Environmental Engineering Reference
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Fig. 4.6 Valle del Tronto, Italy. Urban sprawl in the valley
of consistent settlement diffusion in coastal areas that tend to join together
various coastal centers, thus occupying the free areas. The original multicen-
tric model tends to transform itself into a metropolitan model . To this phe-
nomenon is added settlement diffusion toward rural hill areas in the near
inlands, or hill centers rolling down into the valleys. In the case studies for the
Marche and Tuscany regions, this tendency is very evident (Fig. 4.7).
The impression is that there is a growing attractiveness of some rural areas
[13, 14] that become progressively occupied by new pseudorural settlements,
tending, on the one hand, to increase the hemorrhage from historical, estab-
lished, inhabited centers pouring out in a state of abandonment [15]; on the
other hand, they tend to contribute to the formation of new intercommunity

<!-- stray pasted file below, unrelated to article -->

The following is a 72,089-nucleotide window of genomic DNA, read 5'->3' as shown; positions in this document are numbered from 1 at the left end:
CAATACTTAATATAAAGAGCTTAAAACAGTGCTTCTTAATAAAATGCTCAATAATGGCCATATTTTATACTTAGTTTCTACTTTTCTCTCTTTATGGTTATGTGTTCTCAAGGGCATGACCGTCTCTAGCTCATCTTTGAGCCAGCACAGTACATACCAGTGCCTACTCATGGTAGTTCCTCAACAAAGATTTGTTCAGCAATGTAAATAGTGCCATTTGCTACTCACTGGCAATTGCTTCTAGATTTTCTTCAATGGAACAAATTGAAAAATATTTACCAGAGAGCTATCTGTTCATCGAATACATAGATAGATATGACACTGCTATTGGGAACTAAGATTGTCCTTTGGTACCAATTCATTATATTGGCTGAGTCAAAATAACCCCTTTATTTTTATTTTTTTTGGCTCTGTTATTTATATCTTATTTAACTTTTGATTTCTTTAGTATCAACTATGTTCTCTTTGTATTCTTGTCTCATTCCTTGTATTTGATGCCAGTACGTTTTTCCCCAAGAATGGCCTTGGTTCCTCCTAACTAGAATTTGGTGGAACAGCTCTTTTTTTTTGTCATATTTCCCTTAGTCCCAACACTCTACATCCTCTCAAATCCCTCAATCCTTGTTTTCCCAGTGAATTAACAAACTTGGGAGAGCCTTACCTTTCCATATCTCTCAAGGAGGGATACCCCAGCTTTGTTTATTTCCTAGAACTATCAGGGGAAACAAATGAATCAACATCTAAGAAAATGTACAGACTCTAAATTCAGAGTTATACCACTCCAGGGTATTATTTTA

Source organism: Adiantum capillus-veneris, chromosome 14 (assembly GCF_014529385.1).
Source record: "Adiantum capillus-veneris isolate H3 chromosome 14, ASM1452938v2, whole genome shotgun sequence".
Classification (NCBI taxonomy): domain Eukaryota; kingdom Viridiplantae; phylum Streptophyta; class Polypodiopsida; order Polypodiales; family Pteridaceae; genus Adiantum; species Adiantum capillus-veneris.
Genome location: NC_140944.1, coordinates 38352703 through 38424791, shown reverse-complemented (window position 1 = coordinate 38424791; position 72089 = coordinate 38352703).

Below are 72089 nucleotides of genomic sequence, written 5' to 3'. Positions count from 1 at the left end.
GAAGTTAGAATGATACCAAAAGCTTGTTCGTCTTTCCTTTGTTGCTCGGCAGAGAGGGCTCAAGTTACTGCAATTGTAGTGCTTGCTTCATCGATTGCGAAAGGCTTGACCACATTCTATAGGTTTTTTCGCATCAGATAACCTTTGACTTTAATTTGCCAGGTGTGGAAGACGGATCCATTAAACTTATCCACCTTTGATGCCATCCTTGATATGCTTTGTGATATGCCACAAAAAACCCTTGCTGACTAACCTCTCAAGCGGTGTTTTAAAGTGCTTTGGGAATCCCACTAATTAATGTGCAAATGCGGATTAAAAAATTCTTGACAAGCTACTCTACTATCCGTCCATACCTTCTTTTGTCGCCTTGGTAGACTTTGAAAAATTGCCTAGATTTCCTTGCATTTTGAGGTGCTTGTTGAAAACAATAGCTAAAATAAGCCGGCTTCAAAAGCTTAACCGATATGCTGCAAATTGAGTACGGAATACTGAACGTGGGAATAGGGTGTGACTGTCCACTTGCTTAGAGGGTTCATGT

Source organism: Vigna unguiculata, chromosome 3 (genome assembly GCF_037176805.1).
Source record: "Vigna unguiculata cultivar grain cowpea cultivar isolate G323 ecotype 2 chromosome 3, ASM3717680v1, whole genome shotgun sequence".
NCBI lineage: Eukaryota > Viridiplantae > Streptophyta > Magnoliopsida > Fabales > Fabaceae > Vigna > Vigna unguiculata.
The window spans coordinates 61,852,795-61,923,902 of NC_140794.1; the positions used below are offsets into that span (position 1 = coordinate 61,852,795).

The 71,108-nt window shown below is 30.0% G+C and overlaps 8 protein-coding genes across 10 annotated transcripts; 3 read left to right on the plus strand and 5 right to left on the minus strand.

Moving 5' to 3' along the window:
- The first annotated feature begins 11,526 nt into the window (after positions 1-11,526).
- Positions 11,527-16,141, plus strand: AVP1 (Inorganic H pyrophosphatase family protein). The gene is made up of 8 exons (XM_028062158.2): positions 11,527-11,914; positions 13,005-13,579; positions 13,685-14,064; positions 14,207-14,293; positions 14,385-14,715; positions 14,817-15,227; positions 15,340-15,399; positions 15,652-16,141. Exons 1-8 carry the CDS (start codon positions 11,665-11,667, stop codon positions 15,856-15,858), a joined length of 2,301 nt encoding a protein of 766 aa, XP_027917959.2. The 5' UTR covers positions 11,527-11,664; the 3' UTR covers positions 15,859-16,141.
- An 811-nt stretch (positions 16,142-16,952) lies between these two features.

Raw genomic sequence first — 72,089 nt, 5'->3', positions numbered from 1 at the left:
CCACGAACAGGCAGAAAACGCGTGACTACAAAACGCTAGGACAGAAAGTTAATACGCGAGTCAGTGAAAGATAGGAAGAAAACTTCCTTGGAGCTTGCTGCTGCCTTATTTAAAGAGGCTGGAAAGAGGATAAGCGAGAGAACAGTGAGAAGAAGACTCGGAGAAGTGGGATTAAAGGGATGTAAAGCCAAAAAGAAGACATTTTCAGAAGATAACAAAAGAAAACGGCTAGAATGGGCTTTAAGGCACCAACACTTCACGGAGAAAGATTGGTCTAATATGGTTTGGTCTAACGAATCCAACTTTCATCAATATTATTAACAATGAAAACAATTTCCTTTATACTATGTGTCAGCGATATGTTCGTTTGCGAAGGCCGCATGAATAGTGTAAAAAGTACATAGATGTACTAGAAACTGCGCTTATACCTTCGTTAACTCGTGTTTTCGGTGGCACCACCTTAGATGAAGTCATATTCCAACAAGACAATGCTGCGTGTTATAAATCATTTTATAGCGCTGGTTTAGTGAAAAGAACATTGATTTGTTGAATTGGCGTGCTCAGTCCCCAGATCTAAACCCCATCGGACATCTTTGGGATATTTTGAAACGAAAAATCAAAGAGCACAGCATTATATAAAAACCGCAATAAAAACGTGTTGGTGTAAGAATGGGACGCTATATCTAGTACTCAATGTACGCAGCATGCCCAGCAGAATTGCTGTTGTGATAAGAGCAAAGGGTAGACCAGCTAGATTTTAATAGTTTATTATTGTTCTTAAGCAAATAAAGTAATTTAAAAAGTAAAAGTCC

settlement systems, essentially implied cities.
In the literature, the imagination knows no bounds when introducing differ-
ent definitions to describe the progressive changing of the city: from the “city-
region” of Giancarlo De Carlo [16], to the “reticular structure” of Giuseppe
Dematteis [17], or the “branching city” [18]; from “diffuse city” [19, 20] to
“disperse city” [21], “infinite city” [10], or “dissolved city” [22] (Figs. 4.8-4.13).
Finally, Pierre Donadieu's concept of “urban countryside” [23] describes a
rural territory that can no longer be distinguished from the city. The common
denominator in these different meanings is the accentuation of settlement dis-
persion that is manifest across the planet, with the appearance of great urban-
ized areas where the population is growing at the rate of 50million per year.
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